(To clarify, Robinson does, in fact, love “Ozark.”)
Her second goal is to publish diverse books that are fiction and fun. Drawn to the #BlackoutBestsellerList, which nudged readers to pick up books by at least two Black authors, she was frustrated that most of that buzz translated into nonfiction purchases.
“For every ‘Such a Fun Age’ and ‘Crazy Rich Asians,’ there are probably a graveyard of stories that never got the chance to be told, because, ‘If this is fiction, who’s gonna want to read a story about a Black family?’” Robinson asked sarcastically.
Those are exactly the kinds of stories she wants to back: made-up stories by and about Black, queer and diverse writers. Especially for underrepresented literary talent, the bridge from dream job to published author can be tough to find, let alone navigate. It certainly was for Robinson.
“Even when I met my lit agent at the end of 2014, I had the dream of being an author, but I was just like, ‘I don’t know how to do that,’” she said. “I don’t think I believed all the way, just because the path wasn’t there for me to see.”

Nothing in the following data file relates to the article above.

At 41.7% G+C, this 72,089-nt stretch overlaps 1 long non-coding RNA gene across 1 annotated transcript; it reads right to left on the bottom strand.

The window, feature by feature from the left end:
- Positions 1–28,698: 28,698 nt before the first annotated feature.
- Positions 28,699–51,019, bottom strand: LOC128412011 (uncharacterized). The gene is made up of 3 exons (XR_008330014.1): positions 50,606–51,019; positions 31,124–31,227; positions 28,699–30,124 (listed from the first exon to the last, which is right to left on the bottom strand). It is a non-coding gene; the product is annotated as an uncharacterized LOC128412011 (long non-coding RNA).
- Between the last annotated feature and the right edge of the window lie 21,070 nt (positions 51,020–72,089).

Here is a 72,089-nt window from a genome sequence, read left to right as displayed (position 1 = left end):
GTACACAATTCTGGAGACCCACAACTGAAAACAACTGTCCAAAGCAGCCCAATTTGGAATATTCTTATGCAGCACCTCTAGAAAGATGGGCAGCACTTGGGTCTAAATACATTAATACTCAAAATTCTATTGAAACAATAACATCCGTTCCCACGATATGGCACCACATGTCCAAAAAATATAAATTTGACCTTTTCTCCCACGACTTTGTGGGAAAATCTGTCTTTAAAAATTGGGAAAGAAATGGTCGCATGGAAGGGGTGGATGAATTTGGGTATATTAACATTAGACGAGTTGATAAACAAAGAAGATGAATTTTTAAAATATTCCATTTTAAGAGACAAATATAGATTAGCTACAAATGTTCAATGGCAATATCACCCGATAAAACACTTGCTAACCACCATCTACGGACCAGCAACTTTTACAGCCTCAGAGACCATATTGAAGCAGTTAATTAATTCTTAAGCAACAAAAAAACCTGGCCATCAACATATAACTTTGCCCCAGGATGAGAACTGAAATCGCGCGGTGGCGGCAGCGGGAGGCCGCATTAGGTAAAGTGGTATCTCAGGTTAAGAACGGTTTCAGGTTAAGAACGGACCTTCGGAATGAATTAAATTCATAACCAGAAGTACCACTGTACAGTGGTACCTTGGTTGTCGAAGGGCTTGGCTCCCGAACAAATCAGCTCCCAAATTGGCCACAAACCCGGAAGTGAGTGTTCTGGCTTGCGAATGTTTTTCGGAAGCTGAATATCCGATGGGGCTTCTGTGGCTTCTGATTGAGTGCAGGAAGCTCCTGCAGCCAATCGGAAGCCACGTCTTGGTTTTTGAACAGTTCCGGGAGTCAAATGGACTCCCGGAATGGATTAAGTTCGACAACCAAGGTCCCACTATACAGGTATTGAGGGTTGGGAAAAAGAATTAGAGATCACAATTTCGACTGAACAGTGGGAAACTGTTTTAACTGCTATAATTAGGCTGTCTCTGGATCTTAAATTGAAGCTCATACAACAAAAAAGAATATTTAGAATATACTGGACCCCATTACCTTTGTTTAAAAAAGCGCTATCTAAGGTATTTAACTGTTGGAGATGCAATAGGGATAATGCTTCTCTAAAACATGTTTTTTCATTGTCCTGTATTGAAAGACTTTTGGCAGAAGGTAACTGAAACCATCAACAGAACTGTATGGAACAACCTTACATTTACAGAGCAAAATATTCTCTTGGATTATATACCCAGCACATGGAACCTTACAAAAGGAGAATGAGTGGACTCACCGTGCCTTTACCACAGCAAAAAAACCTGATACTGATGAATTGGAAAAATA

Five years later, Robinson is building the bridge that wasn’t there for her to cross. But she can’t do it by herself. She’s hoping for more imprints, also created by people of marginalized identities, to join her.
“I think, hopefully, what WNYC will learn from this is that it’s great to do this one thing, but just keep in mind that this is a day-to-day process,” Robinson said. “This is a lifelong journey of rejiggering the institution to reflect more what society looks like.”
From her podcasting career (now including “Black Frasier,” which she launched last month) to Tiny Reparations Books and the Tiny Reparations production company, Robinson is a queen of all trades. She doesn’t exactly have a job description.
“I would say I am an arbiter of joy, conversation and self-expression, whatever that may be: so whether it’s writing a book or doing stand-up or hosting a podcast or producing,” she said. “I just always want to be a vessel with which I can express myself, and other people feel like they can also express themselves and feel seen in some way.”